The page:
Researchers at Stanford University have created a soft, flexible robot that “grows” like a vine and can squeeze into tight spaces.
The soft-bodied prototype is made out of a thin plastic that’s folded into itself like an inside-out sock. A machine pumps pressurized air into the robot and the plastic turns right side out into a long tube. The stiffened robot is now able to turn and spiral, depending on the design of the plastic, and can fit through tiny cracks and liquids. In one test, the robot was able to slide underneath a 100 kilogram crate and lift it off the ground.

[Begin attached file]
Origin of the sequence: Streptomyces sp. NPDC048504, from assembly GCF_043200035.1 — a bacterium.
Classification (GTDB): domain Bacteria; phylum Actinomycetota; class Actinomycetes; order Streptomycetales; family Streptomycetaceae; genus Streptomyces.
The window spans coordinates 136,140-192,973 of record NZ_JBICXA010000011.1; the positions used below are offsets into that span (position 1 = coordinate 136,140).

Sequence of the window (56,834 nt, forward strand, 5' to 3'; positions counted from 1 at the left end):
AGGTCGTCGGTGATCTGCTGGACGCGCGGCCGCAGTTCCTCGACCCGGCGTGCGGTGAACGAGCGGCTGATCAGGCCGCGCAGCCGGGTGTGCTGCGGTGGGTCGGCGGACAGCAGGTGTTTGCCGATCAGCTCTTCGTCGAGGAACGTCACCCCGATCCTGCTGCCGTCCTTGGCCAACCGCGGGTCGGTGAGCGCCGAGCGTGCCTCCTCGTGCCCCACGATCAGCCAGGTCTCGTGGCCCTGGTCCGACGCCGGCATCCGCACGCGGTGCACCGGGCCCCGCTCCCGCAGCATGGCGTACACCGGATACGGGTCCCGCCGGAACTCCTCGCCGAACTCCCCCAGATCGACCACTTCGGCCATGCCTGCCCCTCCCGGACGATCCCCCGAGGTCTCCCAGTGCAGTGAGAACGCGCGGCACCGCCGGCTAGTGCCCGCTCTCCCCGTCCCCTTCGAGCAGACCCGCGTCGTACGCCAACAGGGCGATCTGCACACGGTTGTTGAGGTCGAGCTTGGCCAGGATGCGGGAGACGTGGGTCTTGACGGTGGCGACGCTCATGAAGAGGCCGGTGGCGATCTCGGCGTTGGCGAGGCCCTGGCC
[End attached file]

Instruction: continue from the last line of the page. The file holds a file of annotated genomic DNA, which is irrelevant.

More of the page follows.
The researchers, led by Elliot W. Hawkes, plan to resize the prototype for different applications. Larger versions could be used to create robots that can maneuver into tight spaces in search and rescue operations, that would be difficult for hard-bodied robots to access. Smaller versions could be used for medical purposes, like inserting a catheter into a patient.